So you’ve wrapped your head around SDRAM, DIMMs, and DDR generations, but what about the other long strings of numbers? What do they mean? And what about ECC and Swap? Here are other terms that you may need to know.
Clock Speed, Transfers, Bandwidth
You may have seen RAM referred to by two sets of numbers, like DDR3-1600 and PC3-12800. These both reference and allude to the generation of the RAM and its transfer speed. The number after DDR/PC and before the hyphen refers to the generation: DDR2 is PC2, DDR3 is PC3, DDR4 is PC4.
The number paired after DDR refers to the number of megatransfers (MT) per second. (For example, DDR3-1600 RAM operates at 1600 MT/s). The number paired after PC refers to the theoretical bandwidth in megabytes per second. (For example, PC3-12800 operates at 12800 MB/s).
It’s possible to overclock RAM, just like you can overclock a CPU or graphics card, to increase the RAM’s bandwidth. Manufacturers sometimes sell RAM that’s already overclocked, but you can overclock it yourself. Just make sure that your motherboard supports the higher clock speed!
Pro Tip: You can mix and match RAM modules of different clock speeds, but they’ll all run at the clock speed of the slowest module. If you want to make use of that faster RAM, don’t mix it with just any old RAM lying around.
Timing and Latency
You’ll sometimes see RAM modules with a series of numbers like 9-10-9-27, which are referred to as timings. This is a measurement of the performance of the RAM in nanoseconds. The lower the numbers, the quicker the RAM can react to requests.
The first number (9, in the example) is the CAS latency, or the number of clock cycles it takes for data requested by the memory controller to become available to a data pin.
You’ll notice that DDR3 RAM generally has higher timing numbers than DDR2, and DDR4 RAM generally has higher timing numbers than DDR3 — yet DDR4 is faster than DDR3 which is faster than DDR2. Weird, right?
We can explain this using DDR3 and DDR4 as examples. The lowest speed DDR3 RAM runs at 533 MHz, which means a clock cycle of 1/533000000, or 1.87 ns. With a CAS latency of 7 cycles, total latency is 1.87 x 7 = 13.09 ns.
Whereas the lowest speed DDR4 RAM runs at 800 MHz, which means a clock cycle of 1/800000000, or 1.25 ns. Even if it has a higher CAS of 9 cycles, total latency is 1.25 x 9 = 11.25 ns. That’s why it’s faster!
But for most people, capacity trumps clock speed and latency every time. You’ll get much more benefit from 16 GB of DDR4-1600 RAM than you’ll get from 8 GB of DDR4-2400 RAM. In most cases, timing and latency should be the last points of consideration.
Error Correcting Code (ECC) RAM is a special kind that aims to detect and correct data corruption. It’s used in servers where errors in mission critical data could be disastrous, such as personal or financial information stored in RAM while being manipulated in a database.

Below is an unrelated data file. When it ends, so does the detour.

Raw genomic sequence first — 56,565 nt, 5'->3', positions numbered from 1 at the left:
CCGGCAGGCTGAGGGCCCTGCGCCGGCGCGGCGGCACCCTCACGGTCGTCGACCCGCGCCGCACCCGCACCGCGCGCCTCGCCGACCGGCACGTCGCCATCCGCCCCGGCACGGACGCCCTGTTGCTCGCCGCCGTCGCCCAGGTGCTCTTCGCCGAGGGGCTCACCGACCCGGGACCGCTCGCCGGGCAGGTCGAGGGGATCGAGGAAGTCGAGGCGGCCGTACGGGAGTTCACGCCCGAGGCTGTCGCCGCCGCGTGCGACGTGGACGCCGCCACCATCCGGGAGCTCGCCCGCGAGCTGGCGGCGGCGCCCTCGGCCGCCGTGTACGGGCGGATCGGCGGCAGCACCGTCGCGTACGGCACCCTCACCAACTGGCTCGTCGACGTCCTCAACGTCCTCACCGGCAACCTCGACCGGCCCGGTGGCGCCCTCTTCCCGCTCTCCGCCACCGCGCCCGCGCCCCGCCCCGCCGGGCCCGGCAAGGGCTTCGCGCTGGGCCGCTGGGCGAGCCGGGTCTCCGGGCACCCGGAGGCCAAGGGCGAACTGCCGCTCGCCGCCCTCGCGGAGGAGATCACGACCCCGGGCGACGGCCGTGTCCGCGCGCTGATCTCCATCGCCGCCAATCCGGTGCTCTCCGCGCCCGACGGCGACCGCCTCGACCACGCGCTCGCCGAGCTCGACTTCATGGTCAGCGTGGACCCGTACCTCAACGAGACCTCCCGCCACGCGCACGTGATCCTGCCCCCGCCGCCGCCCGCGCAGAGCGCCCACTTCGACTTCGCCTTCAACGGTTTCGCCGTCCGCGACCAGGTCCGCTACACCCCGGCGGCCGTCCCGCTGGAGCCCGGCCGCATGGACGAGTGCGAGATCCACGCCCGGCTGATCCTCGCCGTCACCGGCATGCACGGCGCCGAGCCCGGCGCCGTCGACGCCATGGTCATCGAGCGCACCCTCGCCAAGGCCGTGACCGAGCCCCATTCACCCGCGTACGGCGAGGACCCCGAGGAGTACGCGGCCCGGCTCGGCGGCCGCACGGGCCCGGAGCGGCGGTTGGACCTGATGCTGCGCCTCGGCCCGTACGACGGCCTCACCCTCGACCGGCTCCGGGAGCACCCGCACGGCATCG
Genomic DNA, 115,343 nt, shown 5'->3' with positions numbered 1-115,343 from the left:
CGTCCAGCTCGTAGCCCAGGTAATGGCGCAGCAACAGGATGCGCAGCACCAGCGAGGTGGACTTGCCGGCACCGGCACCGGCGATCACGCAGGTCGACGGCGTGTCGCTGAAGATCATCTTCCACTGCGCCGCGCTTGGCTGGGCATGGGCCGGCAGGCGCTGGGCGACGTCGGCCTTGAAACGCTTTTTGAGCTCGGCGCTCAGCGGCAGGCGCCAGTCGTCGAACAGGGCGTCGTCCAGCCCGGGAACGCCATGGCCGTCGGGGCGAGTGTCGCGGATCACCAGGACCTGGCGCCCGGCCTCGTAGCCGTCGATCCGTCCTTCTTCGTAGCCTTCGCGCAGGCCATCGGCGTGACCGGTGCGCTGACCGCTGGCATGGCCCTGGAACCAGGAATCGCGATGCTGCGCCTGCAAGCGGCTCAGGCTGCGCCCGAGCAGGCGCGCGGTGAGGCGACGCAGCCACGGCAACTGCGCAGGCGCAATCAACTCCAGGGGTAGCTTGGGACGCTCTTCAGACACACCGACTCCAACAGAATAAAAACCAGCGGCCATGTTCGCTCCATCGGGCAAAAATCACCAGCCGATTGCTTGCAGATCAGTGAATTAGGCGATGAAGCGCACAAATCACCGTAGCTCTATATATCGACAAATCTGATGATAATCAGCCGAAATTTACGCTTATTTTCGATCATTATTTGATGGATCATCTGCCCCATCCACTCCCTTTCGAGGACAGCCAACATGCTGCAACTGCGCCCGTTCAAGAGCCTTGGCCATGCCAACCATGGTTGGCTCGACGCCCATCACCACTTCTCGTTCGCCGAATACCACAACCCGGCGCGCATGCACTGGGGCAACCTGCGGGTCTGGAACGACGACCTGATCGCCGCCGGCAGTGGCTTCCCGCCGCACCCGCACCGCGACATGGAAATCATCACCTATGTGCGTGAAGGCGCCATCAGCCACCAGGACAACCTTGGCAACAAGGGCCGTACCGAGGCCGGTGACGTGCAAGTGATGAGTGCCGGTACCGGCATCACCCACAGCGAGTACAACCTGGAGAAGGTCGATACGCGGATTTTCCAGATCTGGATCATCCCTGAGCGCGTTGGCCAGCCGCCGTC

ECC-compatible RAM isn’t supported by the vast majority of consumer motherboards and processors, so unless you’re planning to build a server that specifically requires ECC RAM, you should stay away from it.
How Much RAM Do You Need?
Long past are the days where “640K ought to be enough for anybody”. In a world where even phones are shipping with 4 GB of RAM and browsers often play fast and loose with their memory allocations, RAM frugality is a thing of the past.
I would suggest that 4 GB be the absolute bare minimum amount of RAM for a general usage computer, whether it’s running Windows 7 or later, OS X 10.7 or later, or most Linux distributions. We’ve also discussed the specifics of managing RAM in Linux.
If you find yourself with no less than 6 Word documents open at any one time, can’t bring yourself to close those 60 tabs in Google Chrome, or find yourself needing to run a virtual machine every now and again, you’ll probably want to have at least 8 GB of RAM.
16 GB of RAM should exceed the needs of most, but if you’re the kind who needs those 20 utilities running in the background on top of a mountain of browser tabs and everything else, you’ll be glad for the extra space. Very few people need 32 GB of RAM, but as they say, more is more.
RAM, Now Demystified
Now that you know the difference between DDR2 and DDR3, between DIMM and SO-DIMM, and between codes for transfer speeds and bandwidth, shopping for RAM shouldn’t be quite so daunting.
Really, as long as you’ve got the right generation and the right form factor, you can’t go wrong. Timing and latency do play a role, but capacity is king. And when in doubt, more RAM is better than faster RAM.
How much RAM do you have in your computer? What generation of RAM do you have? Have you tried overclocking at all? Let us know in the comments below!